The world is full of wonderful black animals of all shapes and sizes, some we’re sure you’re aware of, as well as rarer animals you might not ever heard of!
If you’re looking to learn more about black animals or discover some new animals to feed your interest, look no further.
In this article, we will cover 5 fascinating black animals. So, whatever reason you’re researching black animals, you’ve learned more about what animals are out there!
Let’s get into it.
While a popular film at the box office, the black panther is also a colloquial term used to describe the melanistic color variant of the leopard (Panthera pardus) and the jaguar (Panthera onca).
The name black panther is given to black leopards in Asia and Africa, as well as black jaguars in South and Central America.
While the melanin content can vary between cubs from the same litter, cubs that are born with totally black coats are incredibly rare to come across.
Interestingly, some melanistic leopards and jaguars might seem totally black due to their spots being masked by diffuse light.
That being said, when they’re standing in full sunlight, the faint spotted pattern of the coat might become visible to the eye. So, if you happened to catch a glimpse of one in the sun, you might be able to see their simply stunning markings.
Black panthers hunt animals such as wild hogs, deer, as well as racoons in the wild, and other domesticated animals when this prey is available to them.
Black panthers are super rare, with an estimation of only 11% of all jaguars and leopards having this coloration.
Before a sighting of a black leopard took place in 2019 located in Kenya, there hadn’t been a sighting confirmed by photographic evidence in a remarkable 110 years, which is testament to how rare they really are!
The black wolf is a melanistic color variant of the gray wolf (Canis rufus). Black wolves are mostly found in woodlands, and are found across the world, but particularly in Yellowstone National Park in North America as well as Canada.
Unlike their gray and white counterparts, black wolves are rarely found in tundra populations, and their dark coloring is thought to help them blend into their surroundings in woodlands.
Black wolves are rare, with a research paper discovering that black-colored wolves have 25% fewer surviving pups than their gray-colored counterparts.
As fewer pups from black wolves survive, it makes sense that there’d be fewer black wolves to reproduce and pass along the gene.
Despite this color variation, black wolves still share the same physical characteristics as white or gray wolves, and some of them even have specks of gray in their fur.
Black wolves are carnivores, and therefore primarily hunt larger animals such as bison, moose, deer, and elk. As they are social animals, they work together to hunt in packs, meaning they can hunt animals much bigger than themselves.
Black seals, also known as melanistic seals, are renowned for their velvety black coats.
Often referred to as the dogs of the sea, seals are found in a group of marine mammals known as pinnipeds, meaning fin or flipper-footed.
They are found along the majority of coasts and in very cold waters, with many of them living in the Arctic and Antarctic waters.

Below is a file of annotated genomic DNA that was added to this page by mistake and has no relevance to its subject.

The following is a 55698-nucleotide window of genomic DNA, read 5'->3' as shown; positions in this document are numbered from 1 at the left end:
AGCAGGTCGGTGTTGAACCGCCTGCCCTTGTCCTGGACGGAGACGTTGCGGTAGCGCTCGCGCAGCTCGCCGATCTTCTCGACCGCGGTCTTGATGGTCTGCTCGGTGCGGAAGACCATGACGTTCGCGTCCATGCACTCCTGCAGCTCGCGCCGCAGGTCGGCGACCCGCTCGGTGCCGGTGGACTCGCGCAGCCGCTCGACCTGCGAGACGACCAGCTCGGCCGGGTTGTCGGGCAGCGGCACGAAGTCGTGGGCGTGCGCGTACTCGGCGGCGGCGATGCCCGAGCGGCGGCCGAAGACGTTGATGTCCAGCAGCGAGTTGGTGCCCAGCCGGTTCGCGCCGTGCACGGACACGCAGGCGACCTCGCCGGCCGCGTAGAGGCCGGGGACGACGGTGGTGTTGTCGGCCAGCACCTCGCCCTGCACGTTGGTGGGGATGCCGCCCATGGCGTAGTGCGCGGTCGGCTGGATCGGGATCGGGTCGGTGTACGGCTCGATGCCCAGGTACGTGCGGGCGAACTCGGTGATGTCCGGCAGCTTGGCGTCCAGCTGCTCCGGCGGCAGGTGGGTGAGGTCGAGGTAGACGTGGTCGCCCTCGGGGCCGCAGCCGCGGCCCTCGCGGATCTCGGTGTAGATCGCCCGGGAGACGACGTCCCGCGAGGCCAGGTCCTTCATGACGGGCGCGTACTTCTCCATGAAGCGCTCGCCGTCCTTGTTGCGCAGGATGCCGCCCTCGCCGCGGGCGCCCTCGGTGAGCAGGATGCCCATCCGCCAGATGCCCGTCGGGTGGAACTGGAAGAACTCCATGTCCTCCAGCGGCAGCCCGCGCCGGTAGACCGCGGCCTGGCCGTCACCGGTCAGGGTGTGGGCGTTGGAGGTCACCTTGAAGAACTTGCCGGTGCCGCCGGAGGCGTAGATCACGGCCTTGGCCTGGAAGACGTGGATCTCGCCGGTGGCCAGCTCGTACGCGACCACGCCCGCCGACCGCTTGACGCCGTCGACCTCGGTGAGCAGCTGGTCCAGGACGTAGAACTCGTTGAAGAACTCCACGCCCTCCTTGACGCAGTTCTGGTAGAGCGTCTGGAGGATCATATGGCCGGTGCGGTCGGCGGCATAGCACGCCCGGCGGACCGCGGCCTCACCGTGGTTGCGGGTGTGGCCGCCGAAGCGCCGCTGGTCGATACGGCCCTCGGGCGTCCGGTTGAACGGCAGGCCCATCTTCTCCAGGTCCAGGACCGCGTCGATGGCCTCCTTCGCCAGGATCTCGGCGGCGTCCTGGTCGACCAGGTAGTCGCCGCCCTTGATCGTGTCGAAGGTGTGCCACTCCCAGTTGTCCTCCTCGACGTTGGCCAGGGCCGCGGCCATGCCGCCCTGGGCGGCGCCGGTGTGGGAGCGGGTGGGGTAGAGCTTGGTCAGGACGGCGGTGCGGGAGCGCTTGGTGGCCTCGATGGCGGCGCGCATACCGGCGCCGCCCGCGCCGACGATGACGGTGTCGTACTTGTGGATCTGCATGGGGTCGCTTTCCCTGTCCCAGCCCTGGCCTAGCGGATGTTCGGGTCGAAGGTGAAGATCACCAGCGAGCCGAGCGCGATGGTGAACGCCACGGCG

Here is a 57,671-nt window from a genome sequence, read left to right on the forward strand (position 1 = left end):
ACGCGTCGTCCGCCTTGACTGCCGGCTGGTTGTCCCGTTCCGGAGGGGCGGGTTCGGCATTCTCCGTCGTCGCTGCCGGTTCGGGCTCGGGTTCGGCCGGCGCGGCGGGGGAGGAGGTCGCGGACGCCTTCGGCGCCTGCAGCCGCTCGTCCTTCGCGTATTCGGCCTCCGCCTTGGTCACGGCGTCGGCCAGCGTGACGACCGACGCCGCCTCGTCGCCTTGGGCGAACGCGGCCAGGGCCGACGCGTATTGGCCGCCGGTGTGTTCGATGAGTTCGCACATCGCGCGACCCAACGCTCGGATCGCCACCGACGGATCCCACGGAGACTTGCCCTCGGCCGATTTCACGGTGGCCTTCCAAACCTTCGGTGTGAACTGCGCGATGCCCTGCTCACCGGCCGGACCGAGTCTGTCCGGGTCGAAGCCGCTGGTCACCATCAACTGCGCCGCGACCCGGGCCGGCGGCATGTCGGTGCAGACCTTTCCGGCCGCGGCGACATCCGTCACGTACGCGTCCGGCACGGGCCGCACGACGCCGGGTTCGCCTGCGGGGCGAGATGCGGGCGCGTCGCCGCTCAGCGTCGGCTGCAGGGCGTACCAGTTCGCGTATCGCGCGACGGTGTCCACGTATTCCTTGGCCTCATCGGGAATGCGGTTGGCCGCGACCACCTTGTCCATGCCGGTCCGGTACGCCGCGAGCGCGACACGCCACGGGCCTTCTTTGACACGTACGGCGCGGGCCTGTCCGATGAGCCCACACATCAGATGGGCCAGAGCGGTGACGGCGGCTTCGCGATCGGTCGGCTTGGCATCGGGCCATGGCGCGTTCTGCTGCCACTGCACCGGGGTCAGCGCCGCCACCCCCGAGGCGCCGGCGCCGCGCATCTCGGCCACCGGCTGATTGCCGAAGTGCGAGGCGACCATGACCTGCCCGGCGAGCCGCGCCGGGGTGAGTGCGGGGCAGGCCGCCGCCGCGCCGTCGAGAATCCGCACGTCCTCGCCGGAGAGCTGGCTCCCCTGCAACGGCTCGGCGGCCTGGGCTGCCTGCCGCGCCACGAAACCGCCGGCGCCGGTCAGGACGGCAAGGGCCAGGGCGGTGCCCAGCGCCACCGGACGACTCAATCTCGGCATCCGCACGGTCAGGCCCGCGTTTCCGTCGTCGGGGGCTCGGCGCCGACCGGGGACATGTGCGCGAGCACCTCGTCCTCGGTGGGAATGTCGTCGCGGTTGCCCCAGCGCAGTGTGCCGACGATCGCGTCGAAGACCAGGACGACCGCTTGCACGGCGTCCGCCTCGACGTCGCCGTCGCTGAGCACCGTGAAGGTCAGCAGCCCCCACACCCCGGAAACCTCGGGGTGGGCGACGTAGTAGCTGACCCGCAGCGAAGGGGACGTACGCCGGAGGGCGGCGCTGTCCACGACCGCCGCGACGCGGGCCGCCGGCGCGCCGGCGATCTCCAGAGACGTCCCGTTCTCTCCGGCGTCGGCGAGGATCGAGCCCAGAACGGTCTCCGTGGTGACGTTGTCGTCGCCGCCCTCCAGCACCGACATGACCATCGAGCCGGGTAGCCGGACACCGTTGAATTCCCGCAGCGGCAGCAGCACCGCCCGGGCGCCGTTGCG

Although black seals are semi-aquatic animals, thanks to their fins they are able to walk on land for long periods of time. This is why you might sometimes see seals on the beach! They are also very inquisitive animals.
Male seals can weigh up to 8,500 lbs. While female seals are much smaller, they can still weigh a whopping 2,000 lb. Both males and females feed on fish and other aquatic animals.
Black seals are incredibly rare, with research suggesting that only approximately 1 in 400 gray seals are melanistic. So, if you spot one of these seals in the wild, it’s a pretty special occurrence!
Black Flying Fox
The black flying fox is a bat in the family Pteropodidae that are found in woodland as well as tropical and subtropical forests in various countries across the world.
The Black flying fox is renowned for its long wingspan of over a meter, and is endemic to Australia, Papua New Guinea, as well as Indonesia.
They are almost totally black in color, with the exception of their rusty-red fur around their neck as well as white hairs on their abdomen.
Black flying foxes are known to eat blossoms, feeding off the nectar found in the flowers of certain blossoms as well as fruit that is native to their location.
These animals are vulnerable in the wild due to loss of feeding areas from clearing of native vegetation.
Black deers, also known as melanistic deers, are deers with a genetic anomaly that make their coat darker.
Deer are found all over the world, and are native to all continents except for Australia as well as Antarctica.
Their dark fur makes melanistic deer easy to spot in a group of other deer, however, this isn’t to say that they are a separate species of deer.
Bearing this in mind, a melanistic white tailed deer is still just that! So, it is possible but rare to find black deer anywhere that deer are found.
That being said, black deer are very rare, with an estimation of 1 in every 500,000 deer being melanistic.
Deer tend to eat plant matter, such as grass, vegetation, as well as nuts, and acorns which they forage for.
There you have 5 fascinating black animals. While these animals are interesting, we’ve only just scratched the surface on the black animals that are on earth.
We hope that you’ve found this article interesting, and now have a better idea of some of the fascinating black animals we have on our wonderful planet.
Hopefully you have enjoyed learning about 5 fascinating black animals, and now have the knowledge to relay to others about these interesting creatures. Enjoy!